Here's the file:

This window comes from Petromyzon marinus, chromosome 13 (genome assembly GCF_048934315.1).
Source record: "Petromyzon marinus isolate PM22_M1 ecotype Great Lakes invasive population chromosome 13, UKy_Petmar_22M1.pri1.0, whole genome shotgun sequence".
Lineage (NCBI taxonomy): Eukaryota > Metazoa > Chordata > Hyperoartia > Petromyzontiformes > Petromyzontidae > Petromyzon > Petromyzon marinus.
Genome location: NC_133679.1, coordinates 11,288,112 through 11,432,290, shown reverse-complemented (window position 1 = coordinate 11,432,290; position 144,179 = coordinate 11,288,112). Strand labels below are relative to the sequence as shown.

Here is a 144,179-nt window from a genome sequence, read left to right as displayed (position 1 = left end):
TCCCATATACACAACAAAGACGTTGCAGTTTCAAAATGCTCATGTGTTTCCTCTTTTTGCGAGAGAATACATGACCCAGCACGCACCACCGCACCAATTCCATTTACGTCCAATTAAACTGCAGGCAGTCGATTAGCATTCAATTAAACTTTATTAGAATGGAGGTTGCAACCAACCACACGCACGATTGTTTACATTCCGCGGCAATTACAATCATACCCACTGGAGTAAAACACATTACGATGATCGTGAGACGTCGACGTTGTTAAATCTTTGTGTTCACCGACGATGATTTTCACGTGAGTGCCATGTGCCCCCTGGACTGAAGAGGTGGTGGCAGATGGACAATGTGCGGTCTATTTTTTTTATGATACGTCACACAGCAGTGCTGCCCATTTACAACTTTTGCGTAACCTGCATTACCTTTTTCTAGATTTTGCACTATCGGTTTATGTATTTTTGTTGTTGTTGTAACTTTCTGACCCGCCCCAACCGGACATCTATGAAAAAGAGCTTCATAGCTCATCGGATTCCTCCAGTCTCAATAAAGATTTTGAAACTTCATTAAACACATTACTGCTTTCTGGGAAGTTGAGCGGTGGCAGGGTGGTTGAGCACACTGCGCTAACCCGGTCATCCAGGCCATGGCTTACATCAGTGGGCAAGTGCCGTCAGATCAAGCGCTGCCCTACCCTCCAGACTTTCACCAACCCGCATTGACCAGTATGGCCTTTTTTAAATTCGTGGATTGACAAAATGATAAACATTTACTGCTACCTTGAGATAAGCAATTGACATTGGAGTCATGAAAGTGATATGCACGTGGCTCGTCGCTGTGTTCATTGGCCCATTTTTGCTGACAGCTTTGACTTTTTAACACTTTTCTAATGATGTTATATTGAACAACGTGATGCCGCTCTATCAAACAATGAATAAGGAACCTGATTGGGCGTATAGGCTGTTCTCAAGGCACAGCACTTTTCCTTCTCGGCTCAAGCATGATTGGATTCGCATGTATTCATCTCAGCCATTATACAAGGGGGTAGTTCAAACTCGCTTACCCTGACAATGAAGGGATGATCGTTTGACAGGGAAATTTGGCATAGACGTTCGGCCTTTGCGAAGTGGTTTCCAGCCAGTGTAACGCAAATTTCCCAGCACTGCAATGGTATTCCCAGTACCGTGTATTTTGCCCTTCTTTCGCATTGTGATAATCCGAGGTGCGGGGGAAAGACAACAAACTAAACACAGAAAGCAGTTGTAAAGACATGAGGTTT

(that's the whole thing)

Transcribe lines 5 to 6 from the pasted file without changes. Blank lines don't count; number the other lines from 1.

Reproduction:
Here is a 144,179-nt window from a genome sequence, read left to right as displayed (position 1 = left end):
TCCCATATACACAACAAAGACGTTGCAGTTTCAAAATGCTCATGTGTTTCCTCTTTTTGCGAGAGAATACATGACCCAGCACGCACCACCGCACCAATTCCATTTACGTCCAATTAAACTGCAGGCAGTCGATTAGCATTCAATTAAACTTTATTAGAATGGAGGTTGCAACCAACCACACGCACGATTGTTTACATTCCGCGGCAATTACAATCATACCCACTGGAGTAAAACACATTACGATGATCGTGAGACGTCGACGTTGTTAAATCTTTGTGTTCACCGACGATGATTTTCACGTGAGTGCCATGTGCCCCCTGGACTGAAGAGGTGGTGGCAGATGGACAATGTGCGGTCTATTTTTTTTATGATACGTCACACAGCAGTGCTGCCCATTTACAACTTTTGCGTAACCTGCATTACCTTTTTCTAGATTTTGCACTATCGGTTTATGTATTTTTGTTGTTGTTGTAACTTTCTGACCCGCCCCAACCGGACATCTATGAAAAAGAGCTTCATAGCTCATCGGATTCCTCCAGTCTCAATAAAGATTTTGAAACTTCATTAAACACATTACTGCTTTCTGGGAAGTTGAGCGGTGGCAGGGTGGTTGAGCACACTGCGCTAACCCGGTCATCCAGGCCATGGCTTACATCAGTGGGCAAGTGCCGTCAGATCAAGCGCTGCCCTACCCTCCAGACTTTCACCAACCCGCATTGACCAGTATGGCCTTTTTTAAATTCGTGGATTGACAAAATGATAAACATTTACTGCTACCTTGAGATAAGCAATTGACATTGGAGTCATGAAAGTGATATGCACGTGGCTCGTCGCTGTGTTCATTGGCCCATTTTTGCTGACAGCTTTGACTTTTTAACACTTTTCTAATGATGTTATATTGAACAACGTGATGCCGCTCTATCAAACAATGAATAAGGAACCTGATTGGGCGTATAGGCTGTTCTCAAGGCACAGCACTTTTCCTTCTCGGCTCAAGCATGATTGGATTCGCATGTATTCATCTCAGCCATTATACAAGGGGGTAGTTCAAACTCGCTTACCCTGACAATGAAGGGATGATCGTTTGACAGGGAAATTTGGCATAGACGTTCGGCCTTTGCGAAGTGGTTTCCAGCCAGTGTAACGCAAATTTCCCAGCACTGCAATGGTATTCCCAGTACCGTGTATTTTGCCCTTCTTTCGCATTGTGATAATCCGAGGTGCGGGGGAAAGACAACAAACTAAACACAGAAAGCAGTTGTAAAGACATGAGGTTT